One of the most embarrassing things that can happen to a blogger are misspelled words and grammatical mistakes. Abundant spelling errors in a blog will sent it to the Extinction Department faster than you can wink an eye. Typos are another land mines for blogger. How to do overcome these errors? First by proofreading your entries before publishing them and continually using good quality spell checkers. Most of the time it works.
Another great difficulty in writing, is using proper punctuation. Despite being more subtle, these errors can equally hurt your credibility. I’m going to point out six common punctuation errors that you shouldn’t be making, and give you examples so you’re sure about the right way to handle these situations. I found this excellent post on the Internet written by Daniel Scocco. The link to his place is located at the end of this entry.
1. Apostrophe For Plurals
This mistake is a pain in the neck among foreigners who are learning English as a second language. The apostrophe is used to form contractions (e.g., It’s time to sleep.) and to indicate possession (e.g., Peter’s house is big.), but never to form plurals.
- Wrong: The girl’s will play with her dolls.
- Right: The girls will play with their dolls.
2. The Comma Splice
When the comma is used to separate independent clauses, there must be a conjunction connecting them. If the conjunction is not there, we have a comma splice. You can correct this mistake by using a period instead of the comma, or by adding a coordinating conjunction.
- Wrong: The laptop costs $1,500, I’m going to buy it.
- Right: The laptop costs $1,500. I’m going to buy it.
- Right: The laptop costs $1,500, and I’m going to buy it.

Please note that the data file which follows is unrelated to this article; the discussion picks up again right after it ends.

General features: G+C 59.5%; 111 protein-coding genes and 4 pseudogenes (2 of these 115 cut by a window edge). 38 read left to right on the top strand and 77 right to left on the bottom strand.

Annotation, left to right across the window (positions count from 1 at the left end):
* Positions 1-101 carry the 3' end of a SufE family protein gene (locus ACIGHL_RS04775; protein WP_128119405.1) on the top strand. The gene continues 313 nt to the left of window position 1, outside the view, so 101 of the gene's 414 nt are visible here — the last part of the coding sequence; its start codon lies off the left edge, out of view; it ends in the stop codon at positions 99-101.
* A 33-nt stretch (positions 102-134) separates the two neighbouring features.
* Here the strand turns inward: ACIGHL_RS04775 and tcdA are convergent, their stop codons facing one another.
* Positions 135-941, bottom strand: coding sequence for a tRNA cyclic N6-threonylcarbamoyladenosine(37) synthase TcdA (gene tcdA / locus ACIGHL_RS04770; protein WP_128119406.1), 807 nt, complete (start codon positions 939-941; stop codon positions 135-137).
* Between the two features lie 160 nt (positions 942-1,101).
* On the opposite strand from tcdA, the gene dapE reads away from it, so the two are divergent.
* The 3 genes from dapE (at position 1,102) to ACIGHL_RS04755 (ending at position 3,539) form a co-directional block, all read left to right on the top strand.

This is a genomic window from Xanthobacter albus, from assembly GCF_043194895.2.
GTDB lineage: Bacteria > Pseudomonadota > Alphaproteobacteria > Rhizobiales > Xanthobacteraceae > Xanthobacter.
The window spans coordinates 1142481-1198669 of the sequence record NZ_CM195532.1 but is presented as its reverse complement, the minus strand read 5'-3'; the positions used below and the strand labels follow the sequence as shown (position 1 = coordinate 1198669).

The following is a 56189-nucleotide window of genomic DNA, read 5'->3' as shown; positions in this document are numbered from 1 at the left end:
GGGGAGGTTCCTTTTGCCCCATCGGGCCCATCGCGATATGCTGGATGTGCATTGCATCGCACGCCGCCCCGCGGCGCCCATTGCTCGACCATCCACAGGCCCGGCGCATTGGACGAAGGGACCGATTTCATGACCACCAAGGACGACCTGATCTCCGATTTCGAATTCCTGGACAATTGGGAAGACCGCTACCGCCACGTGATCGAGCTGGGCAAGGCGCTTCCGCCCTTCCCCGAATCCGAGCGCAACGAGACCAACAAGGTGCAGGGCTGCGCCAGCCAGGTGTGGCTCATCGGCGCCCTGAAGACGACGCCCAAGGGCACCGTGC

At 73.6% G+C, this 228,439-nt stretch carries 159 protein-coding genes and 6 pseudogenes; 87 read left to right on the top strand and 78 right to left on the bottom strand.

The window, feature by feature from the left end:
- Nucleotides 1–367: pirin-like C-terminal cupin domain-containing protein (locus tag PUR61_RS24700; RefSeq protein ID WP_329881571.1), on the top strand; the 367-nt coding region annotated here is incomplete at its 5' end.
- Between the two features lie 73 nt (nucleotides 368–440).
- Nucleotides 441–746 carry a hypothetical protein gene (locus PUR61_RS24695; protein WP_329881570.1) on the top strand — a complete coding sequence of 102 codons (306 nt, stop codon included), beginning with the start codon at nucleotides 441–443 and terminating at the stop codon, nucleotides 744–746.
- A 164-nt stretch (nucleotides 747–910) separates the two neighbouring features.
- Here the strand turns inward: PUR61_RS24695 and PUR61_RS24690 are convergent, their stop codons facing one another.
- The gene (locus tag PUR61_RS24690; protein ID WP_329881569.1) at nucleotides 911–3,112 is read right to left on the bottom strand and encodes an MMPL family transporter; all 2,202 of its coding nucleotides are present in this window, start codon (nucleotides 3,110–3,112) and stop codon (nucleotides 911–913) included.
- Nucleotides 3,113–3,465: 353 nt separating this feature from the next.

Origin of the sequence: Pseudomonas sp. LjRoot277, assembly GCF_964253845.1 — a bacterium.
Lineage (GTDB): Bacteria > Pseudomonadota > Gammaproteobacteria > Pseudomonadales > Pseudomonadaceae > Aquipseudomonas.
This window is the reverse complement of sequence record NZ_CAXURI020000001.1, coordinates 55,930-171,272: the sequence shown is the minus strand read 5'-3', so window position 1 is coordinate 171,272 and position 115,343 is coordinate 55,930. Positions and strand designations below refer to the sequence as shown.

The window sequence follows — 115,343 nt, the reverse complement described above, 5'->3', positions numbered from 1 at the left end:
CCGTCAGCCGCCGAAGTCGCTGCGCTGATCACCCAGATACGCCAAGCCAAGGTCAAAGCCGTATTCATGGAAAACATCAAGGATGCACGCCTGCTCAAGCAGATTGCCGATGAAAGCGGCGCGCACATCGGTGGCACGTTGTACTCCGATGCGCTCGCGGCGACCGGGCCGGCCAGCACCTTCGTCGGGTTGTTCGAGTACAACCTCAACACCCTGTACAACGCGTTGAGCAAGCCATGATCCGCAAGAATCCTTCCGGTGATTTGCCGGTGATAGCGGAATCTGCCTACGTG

3. Quotation Marks for Emphasis
Quotation marks are mainly used to quote speech, sentences or words. They can also be used to denote irony. They can’t be used, however, to add emphasis to a word or sentence. It is not rare to find advertisements or promotional brochures carrying this error. If you want to add emphasis to a word, use the boldface type and not the quotation marks. I have the tendency to make this mistake.
- The software is “free”!
- The software is free!
4. Multiple Punctuation Marks
Unless you want to sound like an overly enthusiastic teenager, you should limit yourself to one exclamation point, regardless of how excited you might be when writing that sentence. The same applies to question marks and to the ellipsis (which should have only three dots).
Also, keep in mind that exclamation points are not used that frequently in business and formal writing. If your text is loaded with them, you probably should review it. Exclamation points is another of my writing weaknesses.
- Wrong: This photograph is amazing!!!!
- Right: This photograph is amazing.
- Wrong: The detective was silent…….
- Right: The detective was silent…
5. Punctuation Outside the Quotation Marks
If you are writing in American English, other punctuation should go inside the quotation marks, even if it is not part of the quotation itself. British English, on the other hand, places punctuation that is not part of the quoted sentence outside of the quotation marks.
- Wrong in American English: The old lady said, “I love my yellow canary”.
- Right in American English: The old lady said, “I love my yellow canary.”
6. The Missing Comma After Introductory Elements
Sometimes you want to give an introduction or provide a background to a certain sentence. That is fine, but do not forget to place a comma after that introductory element. Notice that an introductory element can be a sentence (like in the example below) or a single word (e.g., however, moreover and so on).
- Wrong: Before going to the work I ate a sandwich.
- Right: Before going to work, I ate a sandwich.
Next time you are ready to press the Publish button, please proofread your entry for misspelled words, grammatical mistakes or bad punctuation. Your readers will love you for that and your blog will shine like a Summer sun. Good Day.